The Arizona legislature has killed a measure that would have allowed people who were convicted of certain sex offenses in their youth, and who have had clean records since then, to petition to be removed from the state’s mandatory registration system.
The bill, HB-2613, would have applied to a person, now age 35 or older, who was under 22 years old when he or she solicited or had consensual sex with a teenager between 15 and 18 years old (or a police officer purporting to be of that age group).
The bill was blocked by supporters of another measure, one that would have increased to seven years the statute of limitations for filing a civil suit alleging sexual abuse. The deadlock resulted in both bills being defeated.
Arizona’s sex offender registration requirements thus remain strict, especially for crimes against minors such as sexual conduct, molestation, sex trafficking and commercial sexual exploitation. Other offenses that trigger the registration requirement include indecent exposure, public sexual indecency, voyeurism and sexual misconduct by licensed professionals.
Arizona’s registration scheme is based on the risk of recidivism, meaning an offender’s likelihood of committing a sex crime again based on their criminal background and other relevant factors. Once a sex offender is released from prison, a local law enforcement agency assigns a level of risk that determines how strictly the individual will be monitored and what forms of notification are given to the community:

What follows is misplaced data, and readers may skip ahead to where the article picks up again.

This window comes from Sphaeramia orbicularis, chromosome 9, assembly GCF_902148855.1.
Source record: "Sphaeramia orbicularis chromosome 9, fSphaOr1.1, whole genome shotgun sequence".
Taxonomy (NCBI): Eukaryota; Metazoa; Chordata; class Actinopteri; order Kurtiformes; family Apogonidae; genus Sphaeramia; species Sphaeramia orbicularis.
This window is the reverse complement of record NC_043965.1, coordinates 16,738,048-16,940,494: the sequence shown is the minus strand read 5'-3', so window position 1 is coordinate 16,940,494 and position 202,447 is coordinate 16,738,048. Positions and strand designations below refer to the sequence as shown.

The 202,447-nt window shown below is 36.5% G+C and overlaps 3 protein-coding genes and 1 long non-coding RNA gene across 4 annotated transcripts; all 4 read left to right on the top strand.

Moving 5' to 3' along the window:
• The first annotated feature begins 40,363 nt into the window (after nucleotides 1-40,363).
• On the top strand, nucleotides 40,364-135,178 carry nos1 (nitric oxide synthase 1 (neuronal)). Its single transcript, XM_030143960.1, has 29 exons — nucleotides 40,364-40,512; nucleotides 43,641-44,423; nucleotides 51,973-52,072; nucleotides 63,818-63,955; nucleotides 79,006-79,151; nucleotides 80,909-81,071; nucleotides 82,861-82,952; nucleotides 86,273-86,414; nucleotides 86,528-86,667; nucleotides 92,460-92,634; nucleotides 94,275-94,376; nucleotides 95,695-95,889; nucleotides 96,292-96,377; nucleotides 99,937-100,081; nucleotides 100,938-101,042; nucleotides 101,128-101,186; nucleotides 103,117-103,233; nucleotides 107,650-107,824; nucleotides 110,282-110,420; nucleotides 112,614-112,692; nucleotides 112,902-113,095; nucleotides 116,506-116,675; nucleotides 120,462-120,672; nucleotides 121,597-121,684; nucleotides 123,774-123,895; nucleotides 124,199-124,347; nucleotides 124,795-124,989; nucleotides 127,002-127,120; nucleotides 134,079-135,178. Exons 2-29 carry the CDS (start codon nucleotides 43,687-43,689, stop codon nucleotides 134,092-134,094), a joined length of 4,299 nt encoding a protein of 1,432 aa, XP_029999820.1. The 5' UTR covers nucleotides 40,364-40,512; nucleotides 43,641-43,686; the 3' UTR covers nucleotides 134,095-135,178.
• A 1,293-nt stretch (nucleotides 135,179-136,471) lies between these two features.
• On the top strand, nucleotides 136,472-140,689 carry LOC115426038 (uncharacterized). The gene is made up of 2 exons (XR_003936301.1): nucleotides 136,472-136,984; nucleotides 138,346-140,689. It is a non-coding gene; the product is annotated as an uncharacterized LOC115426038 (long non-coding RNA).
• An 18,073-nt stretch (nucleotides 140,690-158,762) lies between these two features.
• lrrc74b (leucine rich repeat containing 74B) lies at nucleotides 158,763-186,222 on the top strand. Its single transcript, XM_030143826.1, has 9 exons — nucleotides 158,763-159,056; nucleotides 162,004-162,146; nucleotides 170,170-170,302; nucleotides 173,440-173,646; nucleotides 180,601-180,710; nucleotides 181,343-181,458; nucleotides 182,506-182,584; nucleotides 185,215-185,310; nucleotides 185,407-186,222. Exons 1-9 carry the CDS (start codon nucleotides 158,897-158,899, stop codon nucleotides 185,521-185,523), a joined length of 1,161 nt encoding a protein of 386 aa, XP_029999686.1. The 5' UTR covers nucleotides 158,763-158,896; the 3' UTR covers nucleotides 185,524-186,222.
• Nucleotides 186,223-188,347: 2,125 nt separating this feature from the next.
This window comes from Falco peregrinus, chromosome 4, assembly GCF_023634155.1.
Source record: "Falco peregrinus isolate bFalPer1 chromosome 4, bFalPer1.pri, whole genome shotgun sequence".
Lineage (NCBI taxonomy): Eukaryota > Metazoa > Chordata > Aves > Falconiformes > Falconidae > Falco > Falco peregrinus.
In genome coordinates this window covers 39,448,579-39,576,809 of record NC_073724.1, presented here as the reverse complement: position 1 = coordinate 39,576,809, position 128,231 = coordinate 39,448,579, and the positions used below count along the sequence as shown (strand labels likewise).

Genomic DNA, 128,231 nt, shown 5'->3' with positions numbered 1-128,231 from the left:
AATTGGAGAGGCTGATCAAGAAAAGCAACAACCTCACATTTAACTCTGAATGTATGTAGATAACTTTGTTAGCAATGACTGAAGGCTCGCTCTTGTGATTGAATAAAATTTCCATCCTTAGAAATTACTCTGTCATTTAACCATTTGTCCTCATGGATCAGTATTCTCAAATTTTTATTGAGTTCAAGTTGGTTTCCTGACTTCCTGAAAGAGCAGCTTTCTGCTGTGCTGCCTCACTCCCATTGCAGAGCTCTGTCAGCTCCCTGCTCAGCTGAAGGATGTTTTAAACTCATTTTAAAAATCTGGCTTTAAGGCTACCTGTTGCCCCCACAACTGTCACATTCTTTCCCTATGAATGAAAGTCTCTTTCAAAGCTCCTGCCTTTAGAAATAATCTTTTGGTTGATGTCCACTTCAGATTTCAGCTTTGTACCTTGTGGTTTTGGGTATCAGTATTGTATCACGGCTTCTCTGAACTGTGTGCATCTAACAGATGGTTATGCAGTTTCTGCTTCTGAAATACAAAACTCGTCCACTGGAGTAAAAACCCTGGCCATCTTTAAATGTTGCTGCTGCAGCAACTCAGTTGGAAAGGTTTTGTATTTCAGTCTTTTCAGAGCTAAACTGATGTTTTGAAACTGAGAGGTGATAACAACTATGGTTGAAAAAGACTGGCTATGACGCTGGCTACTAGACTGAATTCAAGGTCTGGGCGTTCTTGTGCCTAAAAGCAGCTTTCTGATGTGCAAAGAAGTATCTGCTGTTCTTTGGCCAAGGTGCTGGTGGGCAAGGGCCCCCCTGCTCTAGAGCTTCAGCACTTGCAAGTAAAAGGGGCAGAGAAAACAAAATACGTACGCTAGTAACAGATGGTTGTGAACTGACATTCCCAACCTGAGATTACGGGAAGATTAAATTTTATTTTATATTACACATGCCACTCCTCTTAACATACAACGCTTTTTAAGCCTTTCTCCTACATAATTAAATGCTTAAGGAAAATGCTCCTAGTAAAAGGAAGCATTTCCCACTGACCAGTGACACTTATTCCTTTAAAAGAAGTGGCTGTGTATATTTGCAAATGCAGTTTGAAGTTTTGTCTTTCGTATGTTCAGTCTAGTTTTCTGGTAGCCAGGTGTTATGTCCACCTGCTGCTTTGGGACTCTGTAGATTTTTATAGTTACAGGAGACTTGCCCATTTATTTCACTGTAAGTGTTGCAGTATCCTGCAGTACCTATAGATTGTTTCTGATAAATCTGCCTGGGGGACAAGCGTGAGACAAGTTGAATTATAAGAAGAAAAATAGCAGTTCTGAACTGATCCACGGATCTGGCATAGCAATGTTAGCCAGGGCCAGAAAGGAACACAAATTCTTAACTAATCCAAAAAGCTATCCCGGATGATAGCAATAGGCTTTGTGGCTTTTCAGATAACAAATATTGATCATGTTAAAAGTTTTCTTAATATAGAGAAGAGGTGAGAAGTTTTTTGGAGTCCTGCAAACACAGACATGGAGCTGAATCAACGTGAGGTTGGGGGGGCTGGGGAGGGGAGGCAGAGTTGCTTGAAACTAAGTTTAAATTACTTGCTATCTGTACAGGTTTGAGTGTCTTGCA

- For Level 1 (low), the local police must maintain information about the offender and notice may be given to people with whom the person resides.
- For Level 2 (intermediate), the local police must notify immediate neighbors, schools, community groups and employers.
- For Level 3 (high), in addition to the Level 2 notifications, the local police must distribute a flyer that includes the person’s picture and address and a summary of the criminal offense. They must also give a press release to TV and newspapers.
Level 2 and 3 offenders are included in a statewide database and may also be subject to restrictions on where they can live. Registration is required for life, except in the case of a juvenile offender, for whom it generally terminates at age 25.
Being branded a sex offender will change your life forever, so it is critical to have a strong advocate to defend against a sex crime charge. At the Law Office of Phil Hineman, P.C., you will benefit from being represented by an attorney who has served as a criminal prosecutor and has a deep understanding of criminal law. Call me today at (928) 224-3230 or contact me online to schedule a consultation.